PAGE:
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Isla's Story


Isla is a 13-year-old girl who was referred to Love4Life by the alternative provision unit in her school. She had just been given a diagnosis of ADHD. She hadn’t been attending the unit long and had recently found out that her biological dad was not the man that had brought her up.  Consequently Isla’s relationship with her mum was strained which made her depressed and affected her behaviour in school. Her school attendance was poor, and when she did go, she wasn’t very engaged. She refused to wear her uniform and was excluded almost every week.


Isla has a very tough exterior. She has 7 siblings and her “parents” as she had thought of them had recently ended their relationship. Her friends were all in the main school so she was isolated from them.


In her initial one to one session we realised she was keeping her guard up. Her self- evaluation form gave the impression that she did not need our support. We spoke about how she had assessed herself, and she confessed she hadn’t been honest. She then admitted that she really struggles with self-esteem, understanding relationships and making friends. She described how people expect her to act a certain way and how she now has to keep up this persona, which was becoming challenging for her.


After this Isla was very open and we started to be able to help her. She would discuss how she wouldn’t wear certain clothes and had stopped wearing make-up outside of the house because boys would call her derogatory names. She had stopped extra-curricular activities as she didn’t feel confident enough to attend and within school she felt like she didn’t know how to express herself positively without getting into trouble.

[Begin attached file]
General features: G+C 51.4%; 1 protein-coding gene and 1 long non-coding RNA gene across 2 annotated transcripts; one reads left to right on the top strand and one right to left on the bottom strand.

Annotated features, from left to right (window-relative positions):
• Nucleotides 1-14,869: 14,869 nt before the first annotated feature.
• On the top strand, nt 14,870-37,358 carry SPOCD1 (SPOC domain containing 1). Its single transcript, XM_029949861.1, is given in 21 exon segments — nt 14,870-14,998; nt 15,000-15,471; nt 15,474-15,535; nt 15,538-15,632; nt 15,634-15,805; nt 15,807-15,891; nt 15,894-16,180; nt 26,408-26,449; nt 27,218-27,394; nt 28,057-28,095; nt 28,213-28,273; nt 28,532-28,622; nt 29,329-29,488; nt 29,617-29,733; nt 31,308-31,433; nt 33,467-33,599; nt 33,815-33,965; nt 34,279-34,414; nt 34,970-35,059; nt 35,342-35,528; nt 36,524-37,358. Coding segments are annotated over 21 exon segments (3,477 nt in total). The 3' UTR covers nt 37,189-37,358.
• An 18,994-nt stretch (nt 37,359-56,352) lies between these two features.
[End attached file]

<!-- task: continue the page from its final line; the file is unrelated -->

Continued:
Each week we worked on activities to help her confidence, behaviour and self- esteem. We often discussed her home life and her feelings of betrayal over the father. We worked on helping her to understand healthy relationships. Isla always engaged in every session, she was able to speak openly to me about her struggles and wanted to find solutions to support her growth. We encouraged Isla to join clubs of interest to her both in and outside of school and also looked at positive ways for her to understand and express her feelings.


As the weeks went on staff informed us that they had really noticed a difference in how Isla handled certain situations, her attendance had increased and she wore her uniform every day. Her relationship with her mum had improved and they had started doing more things together which she felt really helped her. She also told me that she had worn a dress for the first time to a party and that she would not have done that before she worked with me. Isla has only been excluded once throughout my time with her which is a huge improvement. She has made friends within the alternative provision unit and has also joined a waiting list for a dance class.


Isla is now able to view herself and the world much more positively, and she believes she has a voice and can achieve anything she wants. This means she now has a much more positive attitude towards her education and life generally.